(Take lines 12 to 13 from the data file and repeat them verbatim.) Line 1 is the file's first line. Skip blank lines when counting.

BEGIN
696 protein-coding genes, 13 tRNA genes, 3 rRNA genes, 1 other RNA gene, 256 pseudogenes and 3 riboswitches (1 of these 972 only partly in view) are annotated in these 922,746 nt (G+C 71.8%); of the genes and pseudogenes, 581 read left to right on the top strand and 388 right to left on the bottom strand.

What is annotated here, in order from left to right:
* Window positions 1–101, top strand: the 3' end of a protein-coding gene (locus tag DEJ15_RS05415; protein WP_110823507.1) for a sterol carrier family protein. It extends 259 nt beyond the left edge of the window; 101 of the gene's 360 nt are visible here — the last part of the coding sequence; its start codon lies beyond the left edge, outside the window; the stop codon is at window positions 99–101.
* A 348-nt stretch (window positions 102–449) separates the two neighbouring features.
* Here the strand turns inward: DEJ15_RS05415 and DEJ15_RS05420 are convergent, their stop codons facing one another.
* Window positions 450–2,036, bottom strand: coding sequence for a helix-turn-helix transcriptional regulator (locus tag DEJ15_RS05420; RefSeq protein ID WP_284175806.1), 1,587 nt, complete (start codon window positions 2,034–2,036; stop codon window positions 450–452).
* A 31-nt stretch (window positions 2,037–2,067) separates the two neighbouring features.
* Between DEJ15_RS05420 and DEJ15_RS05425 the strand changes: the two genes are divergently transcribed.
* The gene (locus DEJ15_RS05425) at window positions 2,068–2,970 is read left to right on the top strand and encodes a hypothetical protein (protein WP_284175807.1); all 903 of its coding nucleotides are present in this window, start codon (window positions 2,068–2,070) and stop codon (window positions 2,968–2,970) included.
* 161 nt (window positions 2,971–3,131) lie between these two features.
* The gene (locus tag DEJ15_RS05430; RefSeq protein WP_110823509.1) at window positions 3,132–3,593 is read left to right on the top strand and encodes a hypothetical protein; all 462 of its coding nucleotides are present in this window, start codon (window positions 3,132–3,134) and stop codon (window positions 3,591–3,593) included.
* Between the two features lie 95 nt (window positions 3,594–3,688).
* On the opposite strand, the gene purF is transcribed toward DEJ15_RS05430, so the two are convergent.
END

* Between the two features lie 95 nt (window positions 3,594–3,688).
* On the opposite strand, the gene purF is transcribed toward DEJ15_RS05430, so the two are convergent.